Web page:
Asheville

2019-2020 AshevilleWX Winter Weather Forecast-Volatile Winter Ahead

Volatile Winter Ahead With Average Precipitation & Large Temperature Swings In Store For WNC

Each year I try and put together a general idea of how I think winter could play out around WNC based off of history, and the use of long range forecast methods. This includes the observation of the state of Sea Surface Temperatures (SST), the QBO (stratospheric winds), Solar Max/Mins, ENSO (El Nino/La Nina), and other various atmospheric anomalies that play into the complicated equation of winter weather in the Southeast. These methods are not exact, and many variables must be accounted for.. therefore accuracy from time to time is limited, especially here in the mountains of WNC. So without further ado, below is my 2019-2020 Winter Forecast for NC.

AshevilleWX 2019-2020 Winter Forecast

Come to where Mother Nature waved her magic wand and created one of the most natural of all wonders, Natural Hot Mineral Waters. Heated deep within the earth, these crystal clear carbonated waters are are world famous for their mineral content and legendary healing powers. We pipe these waters to modern outdoor jetted hot tubs that we rent privately by the hour. In addition to our World Famous Natural Hot Mineral baths the day spa offers massage, body treatments, and skin care options. Hot Springs Resort also offers accommodations and camping options. Please visit  http://www.nchotsprings.com  for more information.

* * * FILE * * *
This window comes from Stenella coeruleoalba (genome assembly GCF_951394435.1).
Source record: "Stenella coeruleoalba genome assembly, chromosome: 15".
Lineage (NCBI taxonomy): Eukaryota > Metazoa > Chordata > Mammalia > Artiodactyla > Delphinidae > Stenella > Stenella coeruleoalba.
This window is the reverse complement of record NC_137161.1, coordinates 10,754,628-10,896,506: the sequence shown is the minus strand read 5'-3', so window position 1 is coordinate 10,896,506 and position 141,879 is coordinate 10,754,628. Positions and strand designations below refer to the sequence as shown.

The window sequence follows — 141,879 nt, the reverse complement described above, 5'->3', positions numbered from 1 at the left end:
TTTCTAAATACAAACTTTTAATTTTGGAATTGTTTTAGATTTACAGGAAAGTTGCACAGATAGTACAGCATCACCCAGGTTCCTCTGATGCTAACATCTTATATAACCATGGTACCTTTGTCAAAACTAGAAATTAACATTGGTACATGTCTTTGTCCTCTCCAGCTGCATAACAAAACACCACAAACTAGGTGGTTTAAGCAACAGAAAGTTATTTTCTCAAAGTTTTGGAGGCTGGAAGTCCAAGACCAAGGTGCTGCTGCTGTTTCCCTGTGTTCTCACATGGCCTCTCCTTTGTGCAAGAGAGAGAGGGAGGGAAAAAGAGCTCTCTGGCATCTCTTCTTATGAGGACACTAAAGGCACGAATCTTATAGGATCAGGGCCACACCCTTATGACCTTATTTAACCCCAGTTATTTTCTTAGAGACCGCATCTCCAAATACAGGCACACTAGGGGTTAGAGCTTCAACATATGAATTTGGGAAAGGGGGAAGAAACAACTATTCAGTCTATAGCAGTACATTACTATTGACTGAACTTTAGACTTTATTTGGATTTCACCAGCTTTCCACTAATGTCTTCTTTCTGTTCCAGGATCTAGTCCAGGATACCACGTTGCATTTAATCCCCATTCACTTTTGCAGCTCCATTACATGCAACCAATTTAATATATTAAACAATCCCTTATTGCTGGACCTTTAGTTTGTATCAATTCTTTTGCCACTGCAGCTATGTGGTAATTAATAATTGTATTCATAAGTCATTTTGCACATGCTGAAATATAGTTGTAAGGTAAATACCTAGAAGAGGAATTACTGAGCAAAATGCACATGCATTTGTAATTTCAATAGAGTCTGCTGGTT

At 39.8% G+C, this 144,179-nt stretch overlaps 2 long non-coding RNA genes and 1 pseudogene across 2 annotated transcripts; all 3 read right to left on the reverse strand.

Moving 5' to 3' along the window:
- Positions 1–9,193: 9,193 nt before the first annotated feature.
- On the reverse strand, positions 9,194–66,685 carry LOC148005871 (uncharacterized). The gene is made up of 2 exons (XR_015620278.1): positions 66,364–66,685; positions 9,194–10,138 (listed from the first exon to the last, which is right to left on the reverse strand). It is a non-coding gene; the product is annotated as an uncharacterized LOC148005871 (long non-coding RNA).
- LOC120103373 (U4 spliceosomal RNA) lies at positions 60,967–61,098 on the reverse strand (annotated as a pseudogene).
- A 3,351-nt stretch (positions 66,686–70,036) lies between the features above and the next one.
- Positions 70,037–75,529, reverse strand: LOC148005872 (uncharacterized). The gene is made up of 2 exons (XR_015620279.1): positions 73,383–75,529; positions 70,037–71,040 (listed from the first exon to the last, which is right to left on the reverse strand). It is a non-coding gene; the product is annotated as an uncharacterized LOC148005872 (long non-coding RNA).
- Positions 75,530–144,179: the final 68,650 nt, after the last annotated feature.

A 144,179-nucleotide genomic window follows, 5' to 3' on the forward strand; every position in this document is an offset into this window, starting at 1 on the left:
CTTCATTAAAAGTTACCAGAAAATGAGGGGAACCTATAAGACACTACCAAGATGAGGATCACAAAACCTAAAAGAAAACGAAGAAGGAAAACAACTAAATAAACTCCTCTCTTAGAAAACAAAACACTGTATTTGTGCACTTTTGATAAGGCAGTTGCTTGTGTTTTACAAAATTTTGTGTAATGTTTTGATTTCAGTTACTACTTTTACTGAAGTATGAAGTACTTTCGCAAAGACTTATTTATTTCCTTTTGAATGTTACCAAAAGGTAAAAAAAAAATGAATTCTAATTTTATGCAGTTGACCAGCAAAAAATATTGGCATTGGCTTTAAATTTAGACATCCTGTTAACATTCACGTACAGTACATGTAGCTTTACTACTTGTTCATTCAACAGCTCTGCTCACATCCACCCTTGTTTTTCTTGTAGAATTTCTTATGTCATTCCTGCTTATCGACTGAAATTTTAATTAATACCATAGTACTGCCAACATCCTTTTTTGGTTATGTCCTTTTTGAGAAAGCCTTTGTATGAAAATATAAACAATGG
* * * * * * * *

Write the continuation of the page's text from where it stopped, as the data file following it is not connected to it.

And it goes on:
Come to where Mother Nature waved her magic wand and created one of the most natural of all wonders, Natural Hot Mineral Waters. Heated deep within the earth, these crystal clear carbonated waters are are world famous for their mineral content and legendary healing powers. We pipe these waters to modern outdoor jetted hot tubs that we rent privately by the hour. In addition to our World Famous Natural Hot Mineral baths the day spa offers massage, body treatments, and skin care options. Hot Springs Resort also offers accommodations and camping options. Please visit http://www.nchotsprings.com for more information.

Large Temperature Swings Expected This Winter